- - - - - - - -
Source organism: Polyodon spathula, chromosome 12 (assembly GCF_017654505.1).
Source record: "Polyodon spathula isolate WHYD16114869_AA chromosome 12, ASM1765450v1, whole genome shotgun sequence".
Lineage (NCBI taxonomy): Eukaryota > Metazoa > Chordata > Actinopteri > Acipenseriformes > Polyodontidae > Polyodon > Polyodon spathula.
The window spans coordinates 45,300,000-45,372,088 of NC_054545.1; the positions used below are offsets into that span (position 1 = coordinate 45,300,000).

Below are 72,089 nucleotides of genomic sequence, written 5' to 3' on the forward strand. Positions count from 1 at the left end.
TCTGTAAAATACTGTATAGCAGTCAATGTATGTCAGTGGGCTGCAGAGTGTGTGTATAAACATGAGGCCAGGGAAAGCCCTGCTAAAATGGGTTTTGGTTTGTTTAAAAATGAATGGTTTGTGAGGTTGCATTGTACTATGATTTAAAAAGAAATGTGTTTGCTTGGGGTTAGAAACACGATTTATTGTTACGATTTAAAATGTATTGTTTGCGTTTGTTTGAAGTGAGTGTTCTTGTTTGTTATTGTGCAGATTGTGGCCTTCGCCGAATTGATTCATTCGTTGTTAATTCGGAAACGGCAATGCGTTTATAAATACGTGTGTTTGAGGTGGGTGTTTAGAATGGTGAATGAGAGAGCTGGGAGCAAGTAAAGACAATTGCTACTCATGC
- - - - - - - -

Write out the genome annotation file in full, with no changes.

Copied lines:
Source organism: Polyodon spathula, chromosome 12 (assembly GCF_017654505.1).
Source record: "Polyodon spathula isolate WHYD16114869_AA chromosome 12, ASM1765450v1, whole genome shotgun sequence".
Lineage (NCBI taxonomy): Eukaryota > Metazoa > Chordata > Actinopteri > Acipenseriformes > Polyodontidae > Polyodon > Polyodon spathula.
The window spans coordinates 45,300,000-45,372,088 of NC_054545.1; the positions used below are offsets into that span (position 1 = coordinate 45,300,000).

Below are 72,089 nucleotides of genomic sequence, written 5' to 3' on the forward strand. Positions count from 1 at the left end.
TCTGTAAAATACTGTATAGCAGTCAATGTATGTCAGTGGGCTGCAGAGTGTGTGTATAAACATGAGGCCAGGGAAAGCCCTGCTAAAATGGGTTTTGGTTTGTTTAAAAATGAATGGTTTGTGAGGTTGCATTGTACTATGATTTAAAAAGAAATGTGTTTGCTTGGGGTTAGAAACACGATTTATTGTTACGATTTAAAATGTATTGTTTGCGTTTGTTTGAAGTGAGTGTTCTTGTTTGTTATTGTGCAGATTGTGGCCTTCGCCGAATTGATTCATTCGTTGTTAATTCGGAAACGGCAATGCGTTTATAAATACGTGTGTTTGAGGTGGGTGTTTAGAATGGTGAATGAGAGAGCTGGGAGCAAGTAAAGACAATTGCTACTCATGC